By Gabriella Diaz*
With all that is going on in the sports world right now, it’s tough to keep track of every story that is unfolding. The bright side is that writers across the country are currently swimming in a pool of content, including Colin Kaepernick’s collusion grievance against the NFL, the New Jersey sports betting case before the Supreme Court, and much more.
But let’s take a moment during all of this to stroll down memory lane. Remember when you were 16 years old— you played a sport, dad pulled you out of high school (you didn’t need it anyways), you released your own sneaker, and you drove a Lamborghini? Me neither. Such is life for the youngest member of the famed Ball family, LaMelo.
Most interestingly on LaMelo’s plate is the question of his future eligibility to play college basketball. Generally speaking, a college athlete or prospect using his or her likeness and/or athletic reputation for financial gain risks the loss of a chance to compete collegiately. The $395 Melo Ball 1 sneakers pose a slight issue for any college basketball dreams he might have, then. So why does any of this matter in the big picture?
The landscape of college basketball was recently plagued by the uncovering of a massive recruiting scandal involving players, coaches, equipment sponsors, and financial advisors. Following a multi-year investigation by the FBI, 10 individuals were arrested, and charges ranged from bribery conspiracy to conspiracy to commit wire fraud. The FBI uncovered a scheme in which sports agents and financial advisors paid coaches to influence players into conducting future business with them. Additionally, the spotlight is on an Adidas executive who paid players to attend colleges affiliated with the company.
The NCAA’s response: the formation of the Commission on College Basketball. While none of the charges are targeted toward the NCAA itself, the association’s president, Mark Emmert, acknowledged the need for substantive changes as a result. Emmert claims to be focused on “do[ing] right by the student-athletes” and “protect[ing] the integrity of college sports.”
The commission will focus on 3 areas:
1. “The relationship of the NCAA national office, member institutions, student-athletes and coaches with outside entities.”
2. “The NCAA’s relationship with the NBA.”
3. “Creating the right relationship between the universities and colleges of the NCAA and its national office to promote transparency and accountability.”
It sounds good enough, for now. Truth be told, however, I’m skeptical. I don’t know what, if any, changes will actually come of this commission. In the event that this turns out to be nothing more than an opportunity for the NCAA to save face, it better brace itself for the big wave approaching. Cue LaMelo Ball.
Under the current circumstances, LaMelo should in all likelihood be deemed ineligible. His next move? Sue the NCAA and win. The basis for his hypothetical lawsuit could be an unlawful restraint of trade by the NCAA. LaMelo’s sneakers are already selling; preventing him from engaging in the free market under the guise of amateurism so as to keep money exclusively in coaches’ and athletic directors’ pockets will probably not hold up in court, now more than ever. The FBI probe shined a blinding light on the otherwise shady operations occurring in college basketball programs, leaving the NCAA open to major scrutiny.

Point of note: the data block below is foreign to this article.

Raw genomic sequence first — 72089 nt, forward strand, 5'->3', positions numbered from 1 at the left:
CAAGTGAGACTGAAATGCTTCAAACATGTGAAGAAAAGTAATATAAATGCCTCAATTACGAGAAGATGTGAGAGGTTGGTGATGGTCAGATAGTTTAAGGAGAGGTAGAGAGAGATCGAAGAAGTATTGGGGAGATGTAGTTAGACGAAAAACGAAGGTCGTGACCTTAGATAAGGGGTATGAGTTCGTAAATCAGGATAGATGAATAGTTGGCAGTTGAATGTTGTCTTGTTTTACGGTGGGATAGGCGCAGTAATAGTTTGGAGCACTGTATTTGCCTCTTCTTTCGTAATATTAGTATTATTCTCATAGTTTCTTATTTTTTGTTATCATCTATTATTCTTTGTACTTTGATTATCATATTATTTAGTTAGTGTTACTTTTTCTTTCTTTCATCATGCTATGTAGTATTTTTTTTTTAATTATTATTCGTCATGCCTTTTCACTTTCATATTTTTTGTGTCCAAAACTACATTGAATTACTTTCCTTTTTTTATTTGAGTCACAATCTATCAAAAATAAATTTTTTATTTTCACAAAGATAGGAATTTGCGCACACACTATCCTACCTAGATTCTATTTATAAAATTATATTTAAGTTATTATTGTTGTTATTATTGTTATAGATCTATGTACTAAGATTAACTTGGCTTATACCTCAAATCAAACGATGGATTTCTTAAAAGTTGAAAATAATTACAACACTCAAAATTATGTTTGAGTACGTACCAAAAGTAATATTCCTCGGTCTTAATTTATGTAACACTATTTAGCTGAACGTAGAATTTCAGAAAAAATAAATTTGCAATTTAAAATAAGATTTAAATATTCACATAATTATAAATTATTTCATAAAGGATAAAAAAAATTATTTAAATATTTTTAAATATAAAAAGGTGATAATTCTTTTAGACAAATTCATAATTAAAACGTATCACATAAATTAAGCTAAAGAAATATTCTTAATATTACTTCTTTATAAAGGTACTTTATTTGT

So will LaMelo suit up for the UCLA Bruins in 2019, signature kicks and all? He could, but that is, of course, if the NBA hasn’t already thrown out its one-and-done rule. In that case, fans may need to get ready to see the youngest Ball brother in Lakers uniform. In any event, be prepared to witness a groundbreaking change in the landscape of college sports. And if it happens, be sure to thank LaMelo Ball.
*Staff Writer, Villanova University Sports Law Society Blog; J.D. Candidate, May 2020, Villanova University School of Law
 Marc Edelman, Explaining Colin Kaepernick's Collusion Grievance Against The NFL, Forbes, (October 15, 2017), https://www.forbes.com/sites/marcedelman/2017/10/15/explaining-colin-kaepernicks-collusion-grievance-against-the-nfl/#3ee434a9206c.
 David Purdum and Ryan Rodenberg, Supreme Court will hear New Jersey sports betting appeal: What's next?, ABC News, (July 19, 2017), http://abcnews.go.com/Sports/supreme-court-hear-jersey-sports-betting-appeal/story?id=48725240.
 Tania Ganguli, LaVar Ball doesn't care what NCAA has to say about shoe deal of son LaMelo, a UCLA recruit, Los Angeles Times, (Sept. 2, 2017), http://www.latimes.com/sports/sportsnow/la-sp-lamelo-ball-eligibility-20170902-story.html.
 Summary of NCAA Eligibility Regulations - NCAA Division I, NCAA, https://www.ncaa.org/sites/default/files/2017-18DIIICOMP_Summary_of_NCAA_Regulations_20170606.pdf.
 John Gasaway, What you need to know about the FBI's NCAA basketball investigation, ESPN, (Sept. 26, 2017), http://www.espn.com/mens-college-basketball/story/_/id/20826573/what-need-know-fbi-ncaa-basketball-investigation.
 Statement From President Mark Emmert on the Formation of a Commission on College Basketball, NCAA, (Oct. 11, 2017), http://www.ncaa.org/about/resources/media-center/news/statement-president-mark-emmert-formation-commission-college-basketball.
 Commission on College Basketball, NCAA, http://www.ncaa.org/governance/ncaa-commission-college-basketball.
 Gary Parrish, UCLA accepts verbal commitment from 13-year-old star LaMelo Ball, CBS Sports, (Aug. 1, 2015), https://www.cbssports.com/college-basketball/news/ucla-accepts-verbal-commitment-from-13-year-old-star-lamelo-ball/.
 The Associated Press, N.B.A. Commissioner Is Ready for Change in ‘One-and-Done’ Rule, The New York Times, (Jun. 1, 2017), https://www.nytimes.com/2017/06/01/sports/basketball/adam-silver-nba-draft-one-and-done.html.